Starting a New Business in 2015? Employees or Independent Contractors?

2015 is fast approaching and if you’re a new business, you might be contemplating whether to hire your first employees or independent contractors.  The decision is a critical one, not only because of its impact on payroll and other operational costs, but because of the myriad of legal and financial consequences of hiring workers as independent contractors…and getting it wrong.

First, what are the risks to your business in “getting it wrong”? Consider the following illustration, which is not atypical of many new businesses that go the independent contractor route:  You’re a growing business and need to hire help. While your business is increasing, profit margins remain very tight and income is inconsistent, and you don’t think you’re able to afford a typical employee, and associated taxes and benefits.  But there is more work than you can handle. You need help. You really need help. So you consider your options and quickly rule out hiring employees, which leaves you with the remaining option: hiring independent contractors. You do some basic legal research online (“Who needs doggone attorneys!?” you yell out to your spouse), and come across the IRS’s independent contractor vs. employee factors.  You’re not aware of Washington State’s stricter independent contractor requirements and so completely ignore those. After considering the IRS test, you have a nagging feeling that your worker should be hired as an employee; but finances are really tight, and you conclude that maybe it could work to hire her as an independent contractor. After all, per the IRS test, you don’t plan on directing/controlling the worker to any great degree, and the worker will choose his/her own hours, be responsible for certain expenses, pay their own taxes, etc. They’ll be independent enough, you conclude. Regarding how much to pay the worker, you can’t afford to pay much, so you offer and the worker agrees to $10/hour. So you’re now an employer, hiring an employee-type worker as an independent contractor, paying that worker $10 an hour.  It’s not an ideal situation, you think, but what could go wrong?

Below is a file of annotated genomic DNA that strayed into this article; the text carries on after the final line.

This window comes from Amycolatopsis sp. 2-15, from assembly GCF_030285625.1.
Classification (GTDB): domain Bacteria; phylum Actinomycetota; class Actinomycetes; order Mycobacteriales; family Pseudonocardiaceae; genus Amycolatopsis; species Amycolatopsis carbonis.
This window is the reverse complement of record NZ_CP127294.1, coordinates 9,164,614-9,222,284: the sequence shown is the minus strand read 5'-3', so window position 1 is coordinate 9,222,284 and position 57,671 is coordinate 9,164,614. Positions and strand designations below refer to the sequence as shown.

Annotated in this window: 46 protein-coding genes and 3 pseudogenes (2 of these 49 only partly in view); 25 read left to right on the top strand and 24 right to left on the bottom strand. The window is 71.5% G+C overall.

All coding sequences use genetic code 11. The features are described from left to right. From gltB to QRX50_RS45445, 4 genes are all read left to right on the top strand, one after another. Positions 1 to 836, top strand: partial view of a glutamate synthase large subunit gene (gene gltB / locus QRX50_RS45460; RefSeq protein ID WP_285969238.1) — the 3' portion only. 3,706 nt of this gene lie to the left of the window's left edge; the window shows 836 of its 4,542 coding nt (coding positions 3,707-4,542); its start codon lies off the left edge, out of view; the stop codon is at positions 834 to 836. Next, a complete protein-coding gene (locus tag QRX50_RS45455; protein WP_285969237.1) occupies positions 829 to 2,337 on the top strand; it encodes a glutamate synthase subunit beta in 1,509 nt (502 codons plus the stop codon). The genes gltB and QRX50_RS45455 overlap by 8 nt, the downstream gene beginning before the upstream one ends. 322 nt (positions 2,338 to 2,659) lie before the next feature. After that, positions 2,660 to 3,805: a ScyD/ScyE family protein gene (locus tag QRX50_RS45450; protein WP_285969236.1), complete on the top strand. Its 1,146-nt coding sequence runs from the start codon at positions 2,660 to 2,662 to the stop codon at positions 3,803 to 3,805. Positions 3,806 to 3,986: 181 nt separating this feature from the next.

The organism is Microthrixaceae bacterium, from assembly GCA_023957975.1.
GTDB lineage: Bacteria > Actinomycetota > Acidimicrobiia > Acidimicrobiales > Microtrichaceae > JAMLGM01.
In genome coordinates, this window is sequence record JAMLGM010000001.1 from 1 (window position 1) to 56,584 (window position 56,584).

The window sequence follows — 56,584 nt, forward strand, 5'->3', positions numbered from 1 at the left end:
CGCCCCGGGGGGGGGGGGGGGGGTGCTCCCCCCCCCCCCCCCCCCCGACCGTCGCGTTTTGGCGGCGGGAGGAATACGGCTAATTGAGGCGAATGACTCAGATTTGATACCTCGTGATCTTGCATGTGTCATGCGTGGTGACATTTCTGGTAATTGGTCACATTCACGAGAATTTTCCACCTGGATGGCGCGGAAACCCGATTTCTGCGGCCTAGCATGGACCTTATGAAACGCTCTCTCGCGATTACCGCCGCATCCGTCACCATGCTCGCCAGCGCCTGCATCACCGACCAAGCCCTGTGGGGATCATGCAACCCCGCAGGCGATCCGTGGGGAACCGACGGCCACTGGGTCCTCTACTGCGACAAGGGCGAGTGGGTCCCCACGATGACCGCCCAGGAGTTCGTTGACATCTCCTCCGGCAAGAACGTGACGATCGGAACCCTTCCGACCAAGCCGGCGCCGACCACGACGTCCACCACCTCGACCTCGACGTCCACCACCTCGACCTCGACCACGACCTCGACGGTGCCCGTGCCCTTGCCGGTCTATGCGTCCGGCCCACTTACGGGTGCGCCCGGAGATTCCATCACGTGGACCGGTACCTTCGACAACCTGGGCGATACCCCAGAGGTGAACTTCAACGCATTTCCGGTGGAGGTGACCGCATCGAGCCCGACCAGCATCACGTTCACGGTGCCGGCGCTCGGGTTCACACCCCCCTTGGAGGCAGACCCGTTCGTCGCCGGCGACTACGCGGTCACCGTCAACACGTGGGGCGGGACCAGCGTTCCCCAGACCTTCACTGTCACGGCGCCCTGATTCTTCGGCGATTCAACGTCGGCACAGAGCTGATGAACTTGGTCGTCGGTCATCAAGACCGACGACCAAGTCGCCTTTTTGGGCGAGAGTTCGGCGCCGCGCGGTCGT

In a word: plenty. Here are some of the legal tripwires you have just set for yourself–tripwires that can go off at anytime during the course of your business:

  • A worker gets hurt on the job and makes a claim to Department of Labor & Industries (L&I) for benefits.  Because you’re not registered with L&I as having employees, this triggers an audit/investigation of your business, resulting in an assessment of thousands of dollars in backtaxes, penalties and interest. Moreover, L&I can hold your business responsible for the entire medical cost of the claim (and up to 10 times the cost).
  • A worker quits, or you have to fire a worker, and the worker makes a claim to Employment Security Department (ESD) for unemployment benefits. And, again, because you’re not registered with ESD as having employees, this triggers an audit/investigation of your business, resulting in an assessment of thousands of dollars in backtaxes, penalties and interest.